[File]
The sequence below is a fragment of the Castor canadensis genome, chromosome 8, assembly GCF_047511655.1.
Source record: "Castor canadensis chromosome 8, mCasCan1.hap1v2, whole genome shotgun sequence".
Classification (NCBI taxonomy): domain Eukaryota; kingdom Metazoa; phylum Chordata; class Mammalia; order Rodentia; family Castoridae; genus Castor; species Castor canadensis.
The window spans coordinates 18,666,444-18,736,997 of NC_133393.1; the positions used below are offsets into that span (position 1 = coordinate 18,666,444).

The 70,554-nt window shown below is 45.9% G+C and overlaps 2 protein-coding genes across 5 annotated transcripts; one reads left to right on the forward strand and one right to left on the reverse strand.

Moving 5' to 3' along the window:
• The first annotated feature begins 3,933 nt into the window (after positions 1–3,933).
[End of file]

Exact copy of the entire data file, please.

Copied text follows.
The sequence below is a fragment of the Castor canadensis genome, chromosome 8, assembly GCF_047511655.1.
Source record: "Castor canadensis chromosome 8, mCasCan1.hap1v2, whole genome shotgun sequence".
Classification (NCBI taxonomy): domain Eukaryota; kingdom Metazoa; phylum Chordata; class Mammalia; order Rodentia; family Castoridae; genus Castor; species Castor canadensis.
The window spans coordinates 18,666,444-18,736,997 of NC_133393.1; the positions used below are offsets into that span (position 1 = coordinate 18,666,444).

The 70,554-nt window shown below is 45.9% G+C and overlaps 2 protein-coding genes across 5 annotated transcripts; one reads left to right on the forward strand and one right to left on the reverse strand.

Moving 5' to 3' along the window:
• The first annotated feature begins 3,933 nt into the window (after positions 1–3,933).